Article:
Post # 5
Write a letter to them either with pen and paper or on your computer. Just let your heart out. You can revise it as many times as you need to, then you can either read it until you have it memorized and go in there to talk to them about it or you can mail it. If you write it out with revisions, I am sure you will get it to where it is professional.
Post # 6
Well, here is what I did:
I submitted my notice in writing, apologized, and expressed thanks for the opportunity. A day after I left, I emailed the CEO from ym personal account to ask if he’d be willing to write a letter of recommendation for me. He did.
My job was worthless. I hated my life every single day I was there and was so emotionally drained that I did little else than cry at home and go to sleep early after drinking a glass of wine. After I left… I was completely different. 🙂 My job had an exit interview with HR and I was blatantly honest with them about my adverse experience. Does your job have an exit interview?
Post # 7
I would make sure you have another job first, and foremost. You could tell them you have a great opportunity, and would like a reccomendation. But, you may risk your current job. I would voice your concerns after you have secured your new job, and try not to burn bridges. Maybe write a letter like the other poster stated, or talk to the upper management. Honestly it sounds like they really don’t care, and know someone else will just step in line after you for the job. Some companies just don’t care. It’s sad but true.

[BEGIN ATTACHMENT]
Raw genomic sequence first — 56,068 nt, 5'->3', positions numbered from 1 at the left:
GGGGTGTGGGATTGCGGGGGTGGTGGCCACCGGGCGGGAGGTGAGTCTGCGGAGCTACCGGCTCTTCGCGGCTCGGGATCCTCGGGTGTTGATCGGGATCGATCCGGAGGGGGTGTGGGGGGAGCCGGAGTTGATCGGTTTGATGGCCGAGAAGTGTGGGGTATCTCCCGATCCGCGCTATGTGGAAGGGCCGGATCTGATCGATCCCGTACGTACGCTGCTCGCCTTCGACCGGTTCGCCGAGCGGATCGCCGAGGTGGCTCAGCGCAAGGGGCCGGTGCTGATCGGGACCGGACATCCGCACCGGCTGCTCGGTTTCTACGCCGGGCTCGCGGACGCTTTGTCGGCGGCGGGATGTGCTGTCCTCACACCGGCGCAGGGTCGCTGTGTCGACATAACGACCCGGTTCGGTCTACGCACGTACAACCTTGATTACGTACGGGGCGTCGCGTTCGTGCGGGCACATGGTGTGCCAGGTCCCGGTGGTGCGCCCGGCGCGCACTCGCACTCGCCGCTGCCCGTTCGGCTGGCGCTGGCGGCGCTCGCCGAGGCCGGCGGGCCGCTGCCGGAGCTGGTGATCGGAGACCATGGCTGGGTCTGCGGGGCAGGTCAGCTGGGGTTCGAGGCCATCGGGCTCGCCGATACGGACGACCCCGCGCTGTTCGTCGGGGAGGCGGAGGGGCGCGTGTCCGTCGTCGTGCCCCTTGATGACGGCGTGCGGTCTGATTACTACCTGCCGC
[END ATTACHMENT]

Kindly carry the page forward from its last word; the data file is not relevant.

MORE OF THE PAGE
Post # 8
@noritake22 : Great advice. I will most definitely do that. Writing seems to be a wonderful tool for me when I need to get something off my chest.
@artichokesalad Yes, my job does have an exit interview. I am a little nervous because I basically want to say “We are all stressed beyond recognition, and you do little to nothing to support your staff”, but I hardly think that would go over very well.
Post # 9
I dealt with a similar situation at my former job. Luckily for me, the only people I wanted recommendations from were bosses who had left the organization shortly before me, so I didn’t have to worry about a backlash. Also, I completely changed careers, so I didn’t have to worry about running into any of these people down the road at a different company, so I was honest in my exit interview.
In your case, I know you don’t want to hear this, but most likely, even if you do speak up, not much will change. If I were you, I would maybe highlight a couple of the most important reasons you have for leaving, and leave it at that. Remember that you never know when you might come across these people again, so although I think it’s important to be honest, I also think you need to “edit” what you say to ensure you aren’t punished later on.
Post # 10